Skip to main content

Dwight Newman is professor of law and Canada Research Chair in Indigenous Rights in Constitutional and International Law at the University of Saskatchewan, and a senior fellow at the Macdonald-Laurier Institute.


This time last year, all eyes were on the Supreme Court of Canada and a landmark aboriginal title declaration. On June 26, 2014, the court granted aboriginal title to 1,900 square kilometres of land in central British Columbia to the Tsilhqot'in Nation. It was a historic legal victory for an aboriginal community that pursued its rights through the courts after negotiations broke down.

Some frame the Tsilhqot'in case as part of a narrative of a "legal winning streak" by aboriginal communities and have implied that victories will continue to pile up for them. The courts have recognized significantly expanded legal rights for aboriginal peoples, and this recognition is long overdue, but there are dangers to assuming that native communities are bound to keep winning in the courts.

Any such narrative is apt to encourage further litigation. If aboriginal communities believe that their legal position will become stronger and stronger through further court cases, there becomes very little incentive to negotiate with governments that try to base their position on their assessment of the current law.

The idea of a winning streak for aboriginals is actually not true, at least if the term were taken to have its normal meaning of an unbroken series of victories. Since the 1982 Constitution entrenched aboriginal and treaty rights in Section 35, there have been many important legal victories. But plenty of aboriginal communities have pursued claims and lost, either on the specific result in the case or in the legal principles that emerged to govern future cases. And these communities have seen their positions set back, after investing considerable time and scarce financial resources on legal fees.

Weeks after the Tsilhqot'in decision, the top court released another judgment on Section 35 issues, which received less attention. The Keewatin, or Grassy Narrows, claim was brought by a community arguing specific technical issues about the application of Treaty 3 in northwestern Ontario – in particular, how it applied to land that had been federal land when Treaty 3 was signed in the late 1800s and was later annexed to Ontario. The community argued that this meant that the federal government still needed to be involved in aspects of treaty implementation. Symbolically, that would have maintained a federal relationship; practically, it would have complicated regulatory processes and given aboriginal communities in the region more power over resource development.

The Supreme Court rejected the Grassy Narrows claim on the particular issues, and it also developed some legal principles in the case that extended provincial regulatory powers in treaty areas, making clear that provinces are permitted to justifiably infringe upon treaty rights pursuant to a particular legal test for doing so. Before this, there had been case law that suggested provinces could not do this; the court effectively overturned that and said that, based on some technical parts of the Tsilhqot'in judgment a few weeks earlier, provinces did now have that power. The Grassy Narrows case has now generated precedent that negatively affects other First Nations.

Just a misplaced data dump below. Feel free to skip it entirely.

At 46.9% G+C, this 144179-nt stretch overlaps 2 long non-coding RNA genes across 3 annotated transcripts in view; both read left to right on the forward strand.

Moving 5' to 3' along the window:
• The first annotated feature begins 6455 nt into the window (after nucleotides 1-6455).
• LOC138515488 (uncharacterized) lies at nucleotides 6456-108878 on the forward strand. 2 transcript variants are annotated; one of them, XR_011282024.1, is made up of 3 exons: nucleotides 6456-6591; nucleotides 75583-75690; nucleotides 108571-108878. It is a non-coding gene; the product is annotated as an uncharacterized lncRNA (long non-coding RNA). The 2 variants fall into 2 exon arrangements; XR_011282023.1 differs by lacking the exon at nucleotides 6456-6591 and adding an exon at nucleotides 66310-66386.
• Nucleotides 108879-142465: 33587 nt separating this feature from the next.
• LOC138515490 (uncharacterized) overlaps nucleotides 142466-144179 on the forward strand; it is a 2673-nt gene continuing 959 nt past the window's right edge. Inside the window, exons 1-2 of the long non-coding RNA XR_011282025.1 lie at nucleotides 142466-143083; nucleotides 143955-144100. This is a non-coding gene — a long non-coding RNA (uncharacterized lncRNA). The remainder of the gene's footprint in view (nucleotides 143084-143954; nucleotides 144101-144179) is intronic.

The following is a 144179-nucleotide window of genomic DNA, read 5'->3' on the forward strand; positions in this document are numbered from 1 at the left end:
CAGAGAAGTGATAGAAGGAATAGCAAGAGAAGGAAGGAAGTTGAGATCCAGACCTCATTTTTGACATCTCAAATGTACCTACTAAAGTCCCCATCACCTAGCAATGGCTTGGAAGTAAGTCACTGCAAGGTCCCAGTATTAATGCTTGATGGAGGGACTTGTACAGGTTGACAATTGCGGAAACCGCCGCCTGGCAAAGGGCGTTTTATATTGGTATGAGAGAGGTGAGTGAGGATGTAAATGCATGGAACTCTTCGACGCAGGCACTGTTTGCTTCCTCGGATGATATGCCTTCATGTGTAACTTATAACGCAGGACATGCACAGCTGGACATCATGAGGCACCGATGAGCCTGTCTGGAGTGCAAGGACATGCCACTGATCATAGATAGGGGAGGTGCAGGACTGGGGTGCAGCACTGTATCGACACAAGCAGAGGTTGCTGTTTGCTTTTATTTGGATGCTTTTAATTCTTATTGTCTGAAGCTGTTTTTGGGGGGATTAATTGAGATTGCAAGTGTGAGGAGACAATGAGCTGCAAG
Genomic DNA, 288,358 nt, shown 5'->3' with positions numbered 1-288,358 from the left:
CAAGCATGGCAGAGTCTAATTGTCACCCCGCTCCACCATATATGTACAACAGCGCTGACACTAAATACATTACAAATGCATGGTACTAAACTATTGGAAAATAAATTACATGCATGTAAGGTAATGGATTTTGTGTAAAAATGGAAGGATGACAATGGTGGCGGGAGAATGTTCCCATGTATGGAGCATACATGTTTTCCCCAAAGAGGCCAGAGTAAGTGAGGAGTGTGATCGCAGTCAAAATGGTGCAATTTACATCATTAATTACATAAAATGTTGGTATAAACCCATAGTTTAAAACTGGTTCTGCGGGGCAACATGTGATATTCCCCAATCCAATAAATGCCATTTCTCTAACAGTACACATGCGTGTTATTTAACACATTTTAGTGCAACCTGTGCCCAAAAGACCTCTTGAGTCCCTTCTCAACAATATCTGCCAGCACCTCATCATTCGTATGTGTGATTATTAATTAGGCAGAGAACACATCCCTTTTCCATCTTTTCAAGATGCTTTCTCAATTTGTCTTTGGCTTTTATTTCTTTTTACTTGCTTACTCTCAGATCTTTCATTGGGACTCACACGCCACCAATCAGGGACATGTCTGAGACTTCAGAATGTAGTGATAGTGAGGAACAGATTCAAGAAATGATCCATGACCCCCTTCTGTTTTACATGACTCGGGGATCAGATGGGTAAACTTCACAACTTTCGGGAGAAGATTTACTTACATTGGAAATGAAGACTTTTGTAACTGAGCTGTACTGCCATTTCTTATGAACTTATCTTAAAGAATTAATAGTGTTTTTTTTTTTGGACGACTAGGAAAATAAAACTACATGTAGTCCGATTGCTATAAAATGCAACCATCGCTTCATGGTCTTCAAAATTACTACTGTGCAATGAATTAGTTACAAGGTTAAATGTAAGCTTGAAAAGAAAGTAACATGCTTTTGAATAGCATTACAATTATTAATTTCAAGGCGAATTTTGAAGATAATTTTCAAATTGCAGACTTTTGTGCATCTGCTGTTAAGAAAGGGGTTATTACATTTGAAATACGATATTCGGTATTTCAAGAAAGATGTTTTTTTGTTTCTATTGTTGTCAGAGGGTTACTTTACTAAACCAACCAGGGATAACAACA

That loss is not an isolated example. Many entrenched interests favour litigation, and a lot of litigation is potentially coming from aboriginal communities. The idea of an aboriginal "winning streak" in the courts is a deceptive notion, and risks encouraging divisive and unproductive litigation. Some of that could be harmful to aboriginal interests. And if the term suggests that governments have no legitimate basis for spending money on litigation on aboriginal claims, that is also mistaken; governments need to consider the rights of each community, the precedent set by particular claims, and the broad public interest.

Other than when needed to resolve an issue over which agreement truly cannot be reached, the win-lose mentality of court action is not the most productive route forward. Real win-win possibilities are available through creative negotiated settlements, if aboriginal communities and governments come together with realistic understandings of what litigation offers and what it does not.

Consider the 1999 Nisga'a agreement, under which B.C.'s Nisga'a gained the ability to create individual private property on their land within their own traditions – an ability the courts would not have been able to do easily, given the judicial conception of communal aboriginal title. Many other native communities have negotiated areas of jurisdiction that it would have been difficult to get courts to mandate.

All Canadians will have real opportunities, if negotiated settlements can be reached that further reconciliation. Dramatic court decisions should not distract us from the hard work of negotiating constructively the ways we can all live together, with honour and respect on all sides.


Dwight Newman is author of a MacDonald-Laurier Institute study released this week,"Is the Sky the Limit? Following the trajectory of aboriginal legal rights in resource development."